Remakes are big business these days, so why can’t Guitar Hero have one? Vikki Blake’s certainly ready to rock out with a plastic axe again…
Guitar Hero vision. Did you ever get it? It happened when you put down your guitar after a punishing sesh, and the room around you scrolled upwards like you were still shredding your virtual fretboard. Sometimes it lasted just a few seconds, but sometimes – particularly after an especially frenetic session – it could last for ages. Man, I miss that. I miss a lot of things about that brief moment in time when every gamer had a plastic guitar under their couch.
I adored Guitar Hero. I loved it so intensely I needed – not wanted, but needed – a cheap plastic guitar tree in the corner of my living room to house my fake axe collection, and my toddler learned the hard way not to wander in front of the TV when mummy was in the middle of a no-dropped-note hot streak. Later, the cheap plastic guitar tree was joined by a cheap plastic drum kit and a mic stand because, of course, I fell deeply in love with Rock Band, too. Well, I think once you’ve had your first bite of the faux rock star lifestyle, it’s hard not to crave more.
But while I did attempt five-star performances on all instruments on all tracks – even on the drums, and I sucked on drums – that crappy guitar was my first love. I’ve never been able to play the real thing – being skint, left-handed, dyspraxic, and tone-deaf put a dent in my childhood I’m-gonna-be-a-guitar-rock-god plans – and not even Rocksmith could get me half-way there as an adult. But it sure was fun to suspend reality and pretend otherwise for a bit, particularly as you didn’t even have to pull off a flawless rendition of Through The Fire And Flames to feel like a rock god. That was its magic, I think – that dizzying combination of rocking out to Paint It Black or Sweet Child o’ Mine and moving your fingers in ways that felt authentic to the guitar solo was all it took.
That was almost 20 years ago now. Can you believe it? That toddler is a fully-grown adult man now (who still wanders in front of the TV with stroke-inducingly bad timing, by the way) and the few plastic instruments that survived my doomed Marie Kondo phase – yes, they spark joy, but they also spark dust – have been relegated to the attic. Most of us realised pretty early on that peripherals were too big to store neatly and way too expensive to replace, so no sooner were they here, everyone seemed to get utterly sick of rhythm games and the entire genre suffocated under the weight of its own dusty over-saturation.
My bank balance was happier for it, mind. Besides a couple of silly Destiny emotes, I live my life fairly microtransaction-free but good lord, did I sink some funds in the wider catalogues of both Guitar Hero and Rock Band back in the day. Then there were the spin-offs, like The Beatles Rock Band. Lego Rock Band had some absolute bangers, so I had to buy that, too, along with several SingStar instalments, despite being neither a star nor a singer. I tried to look back at my Microsoft/PSN purchase history to remind myself of exactly what I’d bought, but maybe it’s just as well I couldn’t scroll back that far; I’m pretty sure it was a small fortune when I could ill-afford to waste a small fortune.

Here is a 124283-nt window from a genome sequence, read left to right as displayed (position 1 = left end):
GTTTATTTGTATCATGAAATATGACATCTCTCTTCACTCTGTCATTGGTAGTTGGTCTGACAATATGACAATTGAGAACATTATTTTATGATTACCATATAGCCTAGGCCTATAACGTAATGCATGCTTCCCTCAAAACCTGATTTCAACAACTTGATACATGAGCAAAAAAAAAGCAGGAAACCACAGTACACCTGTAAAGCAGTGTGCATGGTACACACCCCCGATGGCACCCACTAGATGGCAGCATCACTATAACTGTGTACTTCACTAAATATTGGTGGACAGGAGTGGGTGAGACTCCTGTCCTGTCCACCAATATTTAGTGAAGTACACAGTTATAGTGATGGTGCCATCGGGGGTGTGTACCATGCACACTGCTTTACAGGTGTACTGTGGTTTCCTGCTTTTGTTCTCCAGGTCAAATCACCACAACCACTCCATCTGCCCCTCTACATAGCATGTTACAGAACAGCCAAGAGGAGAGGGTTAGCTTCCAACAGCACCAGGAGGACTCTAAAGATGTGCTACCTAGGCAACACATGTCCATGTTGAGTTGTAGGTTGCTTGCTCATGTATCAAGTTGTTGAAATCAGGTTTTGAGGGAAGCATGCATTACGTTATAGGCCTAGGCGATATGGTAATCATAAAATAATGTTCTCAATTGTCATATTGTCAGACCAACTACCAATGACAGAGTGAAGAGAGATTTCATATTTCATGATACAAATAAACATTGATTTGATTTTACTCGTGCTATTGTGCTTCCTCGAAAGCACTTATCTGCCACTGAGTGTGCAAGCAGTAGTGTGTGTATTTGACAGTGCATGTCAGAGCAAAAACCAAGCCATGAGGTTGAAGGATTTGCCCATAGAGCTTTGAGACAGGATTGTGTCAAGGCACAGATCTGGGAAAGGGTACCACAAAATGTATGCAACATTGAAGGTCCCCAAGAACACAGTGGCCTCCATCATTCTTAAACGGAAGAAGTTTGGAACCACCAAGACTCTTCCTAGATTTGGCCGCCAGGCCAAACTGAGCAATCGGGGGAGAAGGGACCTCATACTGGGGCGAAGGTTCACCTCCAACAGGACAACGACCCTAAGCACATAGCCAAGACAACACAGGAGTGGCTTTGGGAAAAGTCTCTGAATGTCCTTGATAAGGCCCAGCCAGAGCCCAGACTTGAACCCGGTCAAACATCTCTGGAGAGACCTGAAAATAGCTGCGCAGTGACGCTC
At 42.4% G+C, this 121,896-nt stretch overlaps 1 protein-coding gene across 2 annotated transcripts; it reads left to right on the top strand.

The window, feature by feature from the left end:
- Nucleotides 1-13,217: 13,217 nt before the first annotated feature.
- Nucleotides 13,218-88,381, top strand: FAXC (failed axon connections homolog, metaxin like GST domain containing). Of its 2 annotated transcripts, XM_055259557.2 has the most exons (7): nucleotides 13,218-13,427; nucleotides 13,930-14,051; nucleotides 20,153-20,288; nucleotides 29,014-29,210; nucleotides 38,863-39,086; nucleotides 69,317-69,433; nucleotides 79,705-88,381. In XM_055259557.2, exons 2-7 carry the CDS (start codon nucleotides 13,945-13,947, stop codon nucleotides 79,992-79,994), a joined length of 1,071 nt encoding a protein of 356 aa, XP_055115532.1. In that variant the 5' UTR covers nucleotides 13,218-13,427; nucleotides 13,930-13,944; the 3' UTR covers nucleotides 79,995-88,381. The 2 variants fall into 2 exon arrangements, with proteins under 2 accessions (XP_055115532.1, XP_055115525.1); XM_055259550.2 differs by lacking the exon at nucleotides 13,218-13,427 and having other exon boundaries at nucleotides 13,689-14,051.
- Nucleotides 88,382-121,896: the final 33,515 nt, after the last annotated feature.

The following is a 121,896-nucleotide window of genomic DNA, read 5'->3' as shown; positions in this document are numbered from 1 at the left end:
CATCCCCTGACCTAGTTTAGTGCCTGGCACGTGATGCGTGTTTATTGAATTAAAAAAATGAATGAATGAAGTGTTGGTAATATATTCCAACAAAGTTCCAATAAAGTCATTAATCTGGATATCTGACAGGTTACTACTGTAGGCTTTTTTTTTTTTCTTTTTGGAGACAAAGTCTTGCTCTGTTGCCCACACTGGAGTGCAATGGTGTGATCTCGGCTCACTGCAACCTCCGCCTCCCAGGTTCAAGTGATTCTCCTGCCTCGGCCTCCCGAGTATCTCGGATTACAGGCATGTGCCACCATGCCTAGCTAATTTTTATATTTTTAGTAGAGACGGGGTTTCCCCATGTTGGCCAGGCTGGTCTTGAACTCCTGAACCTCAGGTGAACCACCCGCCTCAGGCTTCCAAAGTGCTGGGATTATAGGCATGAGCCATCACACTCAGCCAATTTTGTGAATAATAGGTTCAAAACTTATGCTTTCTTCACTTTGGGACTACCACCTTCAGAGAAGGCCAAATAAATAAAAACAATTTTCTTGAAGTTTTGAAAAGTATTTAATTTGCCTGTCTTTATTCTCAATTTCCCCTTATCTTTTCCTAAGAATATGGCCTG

How strange it is, then, that whilst it seems like you can’t throw a maraca without hitting a video game remake these days, Guitar Hero's seemingly still not on the list. No, rhythm games aren’t entirely dead – the excellent rhythm-FPS Metal: Hellisinger hits in all the right ways, even though I’m not naturally a metalhead, and Beat Saber sure looks awesome, but it’s only available on VR and way too physically taxing for a lardarse like me; even Trombone Champ's achingly-familiar UI reignites a small flame of desperate nostalgia in me – but I think I’ve realised that I don’t want something reminiscent of Guitar Hero or Rock Band; I want the real deal. Again. Here, in 2023. Just as Let’s Sing keeps the karaoke flag flying (did you know there’s an all-ABBA version? And a whole DLC dedicated to Eurovision?) I want a contemporary plastic guitar game, too, please. Now.
Will I get my wish? Probably. Eventually. Few things in gaming are certain – besides Valve’s irrational hatred of the number three, anyway – but if the industry’s preoccupation with remakes and remasters has told us anything, it’s that we sure do love to revel in nostalgia. Many games I long thought lost to the ages are back with shiny new licks of paint, reinvented and re-energised for an entirely new generation of gamers. I don’t know if we’ll ever see rhythm music games return, but I’ll be waiting here with a tambourine and a headful of unfulfilled rockstar dreams, anyway. You know. Just in case.
Vikki Blake has a column every week here at whynow Gaming. You can read her previous dispatch here.